image of DiGA research project continues to digitize Gandhara art in Pakistan: New insights into Buddhist culture

DiGA research project continues to digitize Gandhara art in Pakistan: New insights into Buddhist culture

In April 2023, CERES researchers travelled to Pakistan to continue their research project on site. The impressive trip was captured in a film and is available on YouTube.

This pioneering project at the interface of South Asian art history, Buddhist studies and Gandhara studies aimed to digitize two collections of Buddhist art from Pakistan and make them accessible to the world.

The DiGA project was coming to an end in late January 2024. The project, which opened up the world of Gandhara art for the digital era, entered its final phase. The DiGA project was funded by the German Federal Ministry of Education and Research (eHeritage funding line).

Under the title "Bits, Bytes and Buddhas", a YouTube film was created that documents the journey of the CERES scientists and at the same time offers an insight into the DiGA project. The film not only highlights the technical and logistical challenges of digitizing the 1556 Buddhist sculptures, but also emphasizes the social dimension of the project.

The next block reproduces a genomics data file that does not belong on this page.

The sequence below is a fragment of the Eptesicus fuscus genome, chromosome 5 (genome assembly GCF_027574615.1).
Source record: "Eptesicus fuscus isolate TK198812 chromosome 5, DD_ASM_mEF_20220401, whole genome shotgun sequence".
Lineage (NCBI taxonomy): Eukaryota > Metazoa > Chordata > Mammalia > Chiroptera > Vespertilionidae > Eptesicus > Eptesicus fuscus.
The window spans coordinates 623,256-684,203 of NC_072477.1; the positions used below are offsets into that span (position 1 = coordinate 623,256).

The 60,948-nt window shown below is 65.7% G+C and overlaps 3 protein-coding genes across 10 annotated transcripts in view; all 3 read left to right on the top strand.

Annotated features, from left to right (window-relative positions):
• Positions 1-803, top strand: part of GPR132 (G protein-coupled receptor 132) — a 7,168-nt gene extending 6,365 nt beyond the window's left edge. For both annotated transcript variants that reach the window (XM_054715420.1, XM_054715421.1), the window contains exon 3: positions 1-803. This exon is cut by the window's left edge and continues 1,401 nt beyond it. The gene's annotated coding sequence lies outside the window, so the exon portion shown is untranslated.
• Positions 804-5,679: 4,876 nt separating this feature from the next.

The DiGA project is not only a technological challenge, but also a social one. To ensure that the resulting digital collection does not remain isolated, various stakeholders were involved from the outset to build bridges between disciplines and communities. The DiGA project benefited from an important network: the Directorate of Archaeology and Museums of Khyber-Pakhtunkhwa (KPDOAM), the Italian Archaeological Mission in Pakistan (MAIP-ISMEO) and the Heidelberg University Library. Without the scientific, logistical and technical support of these institutions, the successful implementation of the DiGA project would not have been possible.

The digitized collection includes statues of the Buddha, the Bodhisattvas, the tutelary deities and the donors, as well as narrative reliefs depicting events from the previous and last life of the Buddha Siddhārtha Gautama. These artifacts come from 13 ancient Buddhist sites in the Swat area and are currently kept in the Dir Museum in Chakdara and the Swat Museum in Saidu Sharif (Khyber-Pakhtunkhwa province, Pakistan).

A special feature of these collections is the careful documentation of the archaeological context of the objects. Unlike many other collections of Buddhist art from Gandhara, the provenances of these artifacts are clearly traceable, as they were discovered during scientific excavations by the Pakistani government, the University of Peshawar and the MAIP in the 1960s and 1990s.

The YouTube film "Bits, Bytes and Buddhas" offers an insight into the research trip to Pakistan and the history, culture and art of Gandhara and is available at